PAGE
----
Factors contributing to medication noncompliance in elderly public housing tenants

M. D. Murray, J. Darnell, M. Weinberger, B. L. Martz

Research output: Contribution to journalArticle

78 Scopus citations

Abstract

A study examined the extent and correlates of noncompliance in 155 predominantly elderly public housing tenants. Data were gathered through in-home interviews; only data from tenants taking prescribed medications on a regularly scheduled basis (n = 140) were analyzed. Noncompliance was significantly (p < 0.05) associated with taking more than five prescribed medications, an inability to read prescription and auxiliary labels, and difficulty opening flip-off type medication container lids. The results indicate that attempts to reduce the total number of prescription drug products used in these elderly residents by carefully scrutinizing the need for each prescription drug may enhance compliance. Pharmacists could assist in the detection of elderly patients at risk for medication noncompliance (five or more total prescription medications) by assessing the patients' ability to read labels on prescription containers for all new drug additions and refills, and by having them try open a flip-off container lid.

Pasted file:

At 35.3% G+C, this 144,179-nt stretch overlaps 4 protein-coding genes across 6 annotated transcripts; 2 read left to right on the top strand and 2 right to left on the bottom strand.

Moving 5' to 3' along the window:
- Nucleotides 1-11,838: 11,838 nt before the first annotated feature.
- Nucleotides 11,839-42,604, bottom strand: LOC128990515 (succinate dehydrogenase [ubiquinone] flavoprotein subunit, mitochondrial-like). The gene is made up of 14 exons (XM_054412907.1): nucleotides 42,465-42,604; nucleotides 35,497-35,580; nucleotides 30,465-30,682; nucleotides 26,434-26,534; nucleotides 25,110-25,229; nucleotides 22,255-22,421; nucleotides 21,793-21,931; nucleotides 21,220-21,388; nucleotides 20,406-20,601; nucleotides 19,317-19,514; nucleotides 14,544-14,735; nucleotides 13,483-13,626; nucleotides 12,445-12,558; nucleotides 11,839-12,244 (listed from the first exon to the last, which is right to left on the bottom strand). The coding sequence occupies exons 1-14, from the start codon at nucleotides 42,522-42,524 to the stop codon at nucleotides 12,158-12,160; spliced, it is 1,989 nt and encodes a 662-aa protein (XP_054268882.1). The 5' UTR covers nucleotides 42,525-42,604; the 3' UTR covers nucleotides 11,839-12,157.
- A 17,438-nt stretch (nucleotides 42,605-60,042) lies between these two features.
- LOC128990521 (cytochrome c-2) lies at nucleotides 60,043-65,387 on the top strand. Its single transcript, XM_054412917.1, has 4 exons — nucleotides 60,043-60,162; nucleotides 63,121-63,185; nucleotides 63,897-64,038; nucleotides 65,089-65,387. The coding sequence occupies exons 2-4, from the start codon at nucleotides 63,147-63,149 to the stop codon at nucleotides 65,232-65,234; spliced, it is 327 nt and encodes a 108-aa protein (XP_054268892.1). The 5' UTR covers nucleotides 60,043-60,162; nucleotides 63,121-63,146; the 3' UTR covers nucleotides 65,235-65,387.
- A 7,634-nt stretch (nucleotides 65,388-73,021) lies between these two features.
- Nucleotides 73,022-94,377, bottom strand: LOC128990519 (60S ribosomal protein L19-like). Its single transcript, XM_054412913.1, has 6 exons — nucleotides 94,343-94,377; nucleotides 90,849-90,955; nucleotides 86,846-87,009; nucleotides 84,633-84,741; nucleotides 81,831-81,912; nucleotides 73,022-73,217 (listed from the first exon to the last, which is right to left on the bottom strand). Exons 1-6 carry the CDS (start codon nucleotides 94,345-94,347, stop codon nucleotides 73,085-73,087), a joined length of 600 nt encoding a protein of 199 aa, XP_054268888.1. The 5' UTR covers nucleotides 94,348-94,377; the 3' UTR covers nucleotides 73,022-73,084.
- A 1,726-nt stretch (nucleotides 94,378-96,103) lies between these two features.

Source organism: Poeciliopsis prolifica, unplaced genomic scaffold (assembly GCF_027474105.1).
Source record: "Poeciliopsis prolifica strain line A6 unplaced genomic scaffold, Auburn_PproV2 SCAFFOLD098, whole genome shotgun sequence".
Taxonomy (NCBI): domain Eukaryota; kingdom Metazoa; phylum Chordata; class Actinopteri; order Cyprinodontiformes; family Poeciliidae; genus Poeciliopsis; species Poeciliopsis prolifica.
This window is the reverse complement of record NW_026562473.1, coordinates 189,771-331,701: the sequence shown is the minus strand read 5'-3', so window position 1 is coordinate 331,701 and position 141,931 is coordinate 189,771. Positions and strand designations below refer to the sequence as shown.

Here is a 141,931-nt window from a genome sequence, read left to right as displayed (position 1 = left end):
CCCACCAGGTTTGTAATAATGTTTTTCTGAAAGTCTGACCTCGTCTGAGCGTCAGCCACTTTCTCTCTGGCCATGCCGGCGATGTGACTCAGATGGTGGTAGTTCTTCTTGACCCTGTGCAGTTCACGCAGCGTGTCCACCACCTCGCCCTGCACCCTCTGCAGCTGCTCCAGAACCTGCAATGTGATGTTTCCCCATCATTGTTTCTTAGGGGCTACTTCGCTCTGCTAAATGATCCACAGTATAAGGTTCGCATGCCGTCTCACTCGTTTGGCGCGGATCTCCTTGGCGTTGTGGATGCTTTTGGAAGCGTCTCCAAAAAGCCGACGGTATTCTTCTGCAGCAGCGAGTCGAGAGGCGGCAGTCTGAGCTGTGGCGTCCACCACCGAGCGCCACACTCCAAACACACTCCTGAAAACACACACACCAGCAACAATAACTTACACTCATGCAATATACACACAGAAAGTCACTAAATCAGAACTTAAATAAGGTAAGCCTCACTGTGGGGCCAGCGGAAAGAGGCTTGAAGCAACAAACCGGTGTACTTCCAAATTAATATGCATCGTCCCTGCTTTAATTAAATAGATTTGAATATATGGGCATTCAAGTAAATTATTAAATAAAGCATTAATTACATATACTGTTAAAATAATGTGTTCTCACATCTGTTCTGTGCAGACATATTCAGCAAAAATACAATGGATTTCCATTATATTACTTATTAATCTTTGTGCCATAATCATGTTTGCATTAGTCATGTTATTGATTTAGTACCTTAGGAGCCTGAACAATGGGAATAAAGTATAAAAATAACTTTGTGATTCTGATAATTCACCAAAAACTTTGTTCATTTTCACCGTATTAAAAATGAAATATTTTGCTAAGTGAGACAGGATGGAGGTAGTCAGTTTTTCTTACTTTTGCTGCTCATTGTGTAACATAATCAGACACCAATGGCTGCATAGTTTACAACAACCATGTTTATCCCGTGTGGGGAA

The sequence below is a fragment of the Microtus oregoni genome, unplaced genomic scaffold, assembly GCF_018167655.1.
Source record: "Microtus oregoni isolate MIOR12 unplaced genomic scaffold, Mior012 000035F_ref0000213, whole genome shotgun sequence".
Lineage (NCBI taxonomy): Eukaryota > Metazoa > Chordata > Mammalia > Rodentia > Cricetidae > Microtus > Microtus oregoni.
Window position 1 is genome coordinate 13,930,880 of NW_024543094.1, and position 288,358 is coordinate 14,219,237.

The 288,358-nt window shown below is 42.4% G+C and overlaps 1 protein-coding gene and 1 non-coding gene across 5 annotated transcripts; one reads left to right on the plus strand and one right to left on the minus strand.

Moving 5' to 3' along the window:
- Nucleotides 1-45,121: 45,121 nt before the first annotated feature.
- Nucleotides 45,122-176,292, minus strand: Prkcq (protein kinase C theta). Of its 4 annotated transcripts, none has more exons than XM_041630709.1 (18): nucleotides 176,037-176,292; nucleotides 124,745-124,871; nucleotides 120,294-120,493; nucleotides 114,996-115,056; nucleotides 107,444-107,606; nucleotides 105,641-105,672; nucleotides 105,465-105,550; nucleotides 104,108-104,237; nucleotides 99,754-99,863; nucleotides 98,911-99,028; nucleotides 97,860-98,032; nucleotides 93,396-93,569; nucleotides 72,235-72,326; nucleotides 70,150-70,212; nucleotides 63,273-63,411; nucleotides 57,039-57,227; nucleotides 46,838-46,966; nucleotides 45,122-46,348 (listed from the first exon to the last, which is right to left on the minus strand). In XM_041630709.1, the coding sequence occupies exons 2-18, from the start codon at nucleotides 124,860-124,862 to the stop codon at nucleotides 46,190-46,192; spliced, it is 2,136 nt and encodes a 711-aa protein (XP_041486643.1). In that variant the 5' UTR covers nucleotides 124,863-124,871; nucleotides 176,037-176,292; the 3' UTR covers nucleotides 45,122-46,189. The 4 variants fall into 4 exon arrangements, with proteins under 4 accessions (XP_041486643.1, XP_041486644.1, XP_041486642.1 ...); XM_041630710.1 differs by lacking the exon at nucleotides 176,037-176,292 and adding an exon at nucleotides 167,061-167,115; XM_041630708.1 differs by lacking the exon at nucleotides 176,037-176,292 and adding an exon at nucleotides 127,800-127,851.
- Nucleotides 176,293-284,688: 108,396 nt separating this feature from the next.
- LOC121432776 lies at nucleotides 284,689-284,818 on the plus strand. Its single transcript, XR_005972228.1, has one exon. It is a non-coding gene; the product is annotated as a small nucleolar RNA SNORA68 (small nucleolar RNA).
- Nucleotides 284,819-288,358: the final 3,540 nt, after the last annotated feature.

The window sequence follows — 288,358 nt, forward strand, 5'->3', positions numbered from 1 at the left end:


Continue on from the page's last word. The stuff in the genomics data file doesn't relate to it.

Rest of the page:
Original languageEnglish (US)
Pages (from-to)146-152
Number of pages7
JournalDrug Intelligence and Clinical Pharmacy
Volume20
Issue number2
DOIs
StatePublished - Jan 1 1986

ASJC Scopus subject areas

  • Pharmacology, Toxicology and Pharmaceutics(all)
  • Pharmacology (medical)

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